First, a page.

Automatically detecting faults in power grids with Artificial Intelligence
The operation of electricity grids has become increasingly demanding as a result of the energy revolution. At the same time, the digitalization of the networks is opening up new opportunities. To process the enormous amounts of data that accumulate when measuring the daily network status, network operators will be able to use AI methods in the future. Researchers at Fraunhofer IOSB-AST have developed a new method for this purpose.
The existing electricity grids are increasingly reaching their load limits. The reasons for this are the off-load generation of renewable energies, a strongly changed energy mix and the complex network expansion. In order to ensure that the grids can continue to operate stably in the future in the face of short-term and major changes in the power flow, an automated real-time evaluation of the grid status based on highly dynamic measurement data is required.
Researchers at the Applied Systems Technology (AST) unit of the Fraunhofer IOSB in Ilmenau are working on this topic. In a first step, they have developed a compression method for the measured values of so-called PMU measuring devices, special sensors from the power grid. These data, with high temporal resolution - at up to 50 measurements per second - display detailed information on currents and voltages at any given time. They thus provide an important indicator of the state of the grid. With the help of the new method, it is possible to reduce the amount of data generated by up to 80 percent without losing any information. As a result, the measurement data can not only be archived in a more space-saving manner, but also evaluated more efficiently.
Detecting operational faults in real time
This is important for the second step of the procedure, in which the processed data are used for the teaching of artificial neural networks. The data of typical malfunctions are of particular interest here. In this way, the AI algorithms learn to distinguish normal operating data from irregularities and to categorize and localize the occurring disturbances exactly. After the training phase, the AI algorithms are able to evaluate the data from PMU sensors in real time. Up to now, this was usually done manually and afterwards. The AI-based algorithms thus make it possible to react quickly and largely automatically to operational disturbances and to avoid major supply failures (e.g. blackouts).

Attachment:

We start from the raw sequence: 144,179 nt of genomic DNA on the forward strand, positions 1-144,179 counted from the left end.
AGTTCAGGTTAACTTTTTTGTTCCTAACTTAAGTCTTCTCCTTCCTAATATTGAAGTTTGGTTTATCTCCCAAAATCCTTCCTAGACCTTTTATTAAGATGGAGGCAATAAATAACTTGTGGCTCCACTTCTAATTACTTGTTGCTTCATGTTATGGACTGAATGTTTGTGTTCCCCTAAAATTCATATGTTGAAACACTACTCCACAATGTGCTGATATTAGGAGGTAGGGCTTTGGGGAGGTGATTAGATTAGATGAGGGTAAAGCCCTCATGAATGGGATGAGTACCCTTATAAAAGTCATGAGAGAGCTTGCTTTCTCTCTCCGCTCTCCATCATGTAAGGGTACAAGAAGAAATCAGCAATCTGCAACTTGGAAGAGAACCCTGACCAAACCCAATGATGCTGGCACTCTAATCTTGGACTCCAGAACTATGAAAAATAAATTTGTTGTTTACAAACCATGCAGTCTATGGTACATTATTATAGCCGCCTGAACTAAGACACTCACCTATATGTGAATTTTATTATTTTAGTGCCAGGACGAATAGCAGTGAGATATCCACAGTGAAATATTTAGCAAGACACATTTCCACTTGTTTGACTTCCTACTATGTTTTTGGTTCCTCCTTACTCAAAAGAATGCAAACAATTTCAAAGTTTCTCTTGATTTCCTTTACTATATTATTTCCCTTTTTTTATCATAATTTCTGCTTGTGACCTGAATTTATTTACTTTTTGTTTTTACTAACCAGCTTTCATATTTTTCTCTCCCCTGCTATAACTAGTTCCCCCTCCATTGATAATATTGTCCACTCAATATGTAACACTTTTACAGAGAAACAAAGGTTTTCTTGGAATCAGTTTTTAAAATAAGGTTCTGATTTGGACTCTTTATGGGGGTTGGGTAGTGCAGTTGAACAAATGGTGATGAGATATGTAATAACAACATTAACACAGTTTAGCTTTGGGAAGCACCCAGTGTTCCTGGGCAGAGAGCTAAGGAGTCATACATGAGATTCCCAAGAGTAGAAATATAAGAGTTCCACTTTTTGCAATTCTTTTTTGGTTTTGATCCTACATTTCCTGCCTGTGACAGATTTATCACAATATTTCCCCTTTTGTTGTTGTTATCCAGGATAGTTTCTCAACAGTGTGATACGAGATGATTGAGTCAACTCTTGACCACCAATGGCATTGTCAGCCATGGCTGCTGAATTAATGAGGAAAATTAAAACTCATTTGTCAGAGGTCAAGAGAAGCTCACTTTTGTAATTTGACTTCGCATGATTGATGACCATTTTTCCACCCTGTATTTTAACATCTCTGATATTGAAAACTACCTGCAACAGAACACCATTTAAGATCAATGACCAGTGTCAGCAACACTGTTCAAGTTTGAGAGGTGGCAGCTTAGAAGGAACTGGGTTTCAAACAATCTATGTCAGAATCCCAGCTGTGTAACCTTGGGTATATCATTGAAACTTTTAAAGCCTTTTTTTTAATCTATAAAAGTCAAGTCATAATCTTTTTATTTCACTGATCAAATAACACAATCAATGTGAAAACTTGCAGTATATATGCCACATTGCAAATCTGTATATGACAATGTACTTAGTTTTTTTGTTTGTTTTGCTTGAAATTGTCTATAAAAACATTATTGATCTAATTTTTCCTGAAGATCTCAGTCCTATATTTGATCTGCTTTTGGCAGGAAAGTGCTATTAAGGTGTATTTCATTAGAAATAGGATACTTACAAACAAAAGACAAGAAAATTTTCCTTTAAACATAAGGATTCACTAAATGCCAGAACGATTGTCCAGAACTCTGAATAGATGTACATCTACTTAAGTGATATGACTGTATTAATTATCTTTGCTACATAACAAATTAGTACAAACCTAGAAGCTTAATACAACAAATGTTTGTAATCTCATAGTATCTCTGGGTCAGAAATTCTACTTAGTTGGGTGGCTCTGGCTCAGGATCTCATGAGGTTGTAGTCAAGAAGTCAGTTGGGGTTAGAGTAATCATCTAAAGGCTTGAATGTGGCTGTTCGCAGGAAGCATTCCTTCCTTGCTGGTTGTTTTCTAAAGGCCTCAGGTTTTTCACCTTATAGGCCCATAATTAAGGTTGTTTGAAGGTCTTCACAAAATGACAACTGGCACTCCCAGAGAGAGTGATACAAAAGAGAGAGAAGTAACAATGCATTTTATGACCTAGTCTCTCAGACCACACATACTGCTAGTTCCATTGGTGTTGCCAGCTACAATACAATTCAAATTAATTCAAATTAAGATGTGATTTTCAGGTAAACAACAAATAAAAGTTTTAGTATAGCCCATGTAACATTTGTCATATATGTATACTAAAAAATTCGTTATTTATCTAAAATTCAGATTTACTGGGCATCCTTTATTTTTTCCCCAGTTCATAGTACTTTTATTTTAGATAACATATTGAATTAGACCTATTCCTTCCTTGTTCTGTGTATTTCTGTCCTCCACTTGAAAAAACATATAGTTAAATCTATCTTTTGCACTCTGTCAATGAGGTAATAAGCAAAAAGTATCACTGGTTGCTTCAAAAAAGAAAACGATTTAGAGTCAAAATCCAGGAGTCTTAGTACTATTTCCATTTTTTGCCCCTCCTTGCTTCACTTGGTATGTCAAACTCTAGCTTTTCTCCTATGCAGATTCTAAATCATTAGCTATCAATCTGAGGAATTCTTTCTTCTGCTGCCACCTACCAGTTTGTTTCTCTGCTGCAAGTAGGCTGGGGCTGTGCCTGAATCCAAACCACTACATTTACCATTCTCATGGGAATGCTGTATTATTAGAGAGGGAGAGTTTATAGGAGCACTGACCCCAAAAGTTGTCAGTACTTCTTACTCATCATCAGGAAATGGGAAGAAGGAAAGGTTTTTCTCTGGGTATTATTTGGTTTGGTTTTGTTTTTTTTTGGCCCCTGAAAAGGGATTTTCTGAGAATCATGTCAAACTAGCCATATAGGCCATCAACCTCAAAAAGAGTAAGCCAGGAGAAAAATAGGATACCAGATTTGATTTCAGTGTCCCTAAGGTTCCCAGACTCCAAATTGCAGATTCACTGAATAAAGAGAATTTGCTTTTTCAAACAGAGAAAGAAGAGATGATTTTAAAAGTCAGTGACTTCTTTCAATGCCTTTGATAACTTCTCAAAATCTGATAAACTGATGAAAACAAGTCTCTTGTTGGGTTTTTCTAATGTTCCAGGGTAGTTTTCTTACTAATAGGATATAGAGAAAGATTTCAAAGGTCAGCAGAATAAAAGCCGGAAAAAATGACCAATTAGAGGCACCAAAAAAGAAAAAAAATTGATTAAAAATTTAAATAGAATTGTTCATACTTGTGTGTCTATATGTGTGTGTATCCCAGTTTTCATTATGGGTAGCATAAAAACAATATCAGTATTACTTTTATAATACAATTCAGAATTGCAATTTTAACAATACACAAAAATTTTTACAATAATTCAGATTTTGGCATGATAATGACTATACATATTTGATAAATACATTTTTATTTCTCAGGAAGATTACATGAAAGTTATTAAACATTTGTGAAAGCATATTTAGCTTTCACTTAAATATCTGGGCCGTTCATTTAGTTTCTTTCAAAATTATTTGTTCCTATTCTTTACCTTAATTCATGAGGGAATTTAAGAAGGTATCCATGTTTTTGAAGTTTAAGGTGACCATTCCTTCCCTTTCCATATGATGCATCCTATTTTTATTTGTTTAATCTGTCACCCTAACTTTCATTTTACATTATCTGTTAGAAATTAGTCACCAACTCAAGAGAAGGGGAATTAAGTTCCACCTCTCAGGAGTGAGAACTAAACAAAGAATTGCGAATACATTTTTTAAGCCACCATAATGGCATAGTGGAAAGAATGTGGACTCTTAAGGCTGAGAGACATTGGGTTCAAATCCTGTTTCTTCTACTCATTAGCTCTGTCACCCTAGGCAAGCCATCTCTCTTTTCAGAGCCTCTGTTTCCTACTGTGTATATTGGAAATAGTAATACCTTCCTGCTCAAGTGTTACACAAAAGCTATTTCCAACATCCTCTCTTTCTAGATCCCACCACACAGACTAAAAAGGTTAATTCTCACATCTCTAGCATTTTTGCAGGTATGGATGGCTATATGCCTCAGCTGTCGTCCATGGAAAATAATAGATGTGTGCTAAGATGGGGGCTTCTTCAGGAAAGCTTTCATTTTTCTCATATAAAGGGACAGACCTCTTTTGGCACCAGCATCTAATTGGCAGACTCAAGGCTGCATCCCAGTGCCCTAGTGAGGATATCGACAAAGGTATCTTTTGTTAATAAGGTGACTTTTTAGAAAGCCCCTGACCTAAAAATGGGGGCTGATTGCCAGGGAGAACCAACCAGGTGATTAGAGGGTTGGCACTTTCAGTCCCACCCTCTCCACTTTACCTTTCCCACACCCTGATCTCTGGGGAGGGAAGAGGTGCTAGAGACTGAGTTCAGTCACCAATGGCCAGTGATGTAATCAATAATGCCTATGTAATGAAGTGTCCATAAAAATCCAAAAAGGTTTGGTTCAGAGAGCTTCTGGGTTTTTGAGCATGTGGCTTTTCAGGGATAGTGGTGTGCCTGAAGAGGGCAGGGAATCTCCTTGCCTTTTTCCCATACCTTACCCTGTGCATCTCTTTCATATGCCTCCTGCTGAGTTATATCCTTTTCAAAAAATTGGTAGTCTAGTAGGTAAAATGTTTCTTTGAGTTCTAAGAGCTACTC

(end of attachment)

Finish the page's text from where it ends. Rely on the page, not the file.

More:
The utility value of the AI can best be illustrated with an example: If one power plant fails, the load for the other power plants increases abruptly. The generators become slower due to the increasing load, and the frequency of the alternating current decreases. If the frequency falls below a specified limit value, grid sections may have to be shut down quickly for reasons of system stability. Fast, which sometimes means in less than 500 milliseconds. Since the algorithm makes its decision within 20 to 50 milliseconds, there is enough time to initiate fully automatic countermeasures.
The next steps to market maturity
The algorithm for compressing the real-time measured values is ready for use, and Fraunhofer IOSB-AST scientists are currently working on the control and regulation of the countermeasures. The development is interesting not only for operators of extra-high voltage transmission networks, but also for operators of regional distribution networks. In the future, artificial intelligence can help them to meet the growing demand for environmentally friendly electricity and the legal mandate of a secure power supply.
Fraunhofer-Institut für Optronik, Systemtechnik und Bildauswertung IOSB/AST
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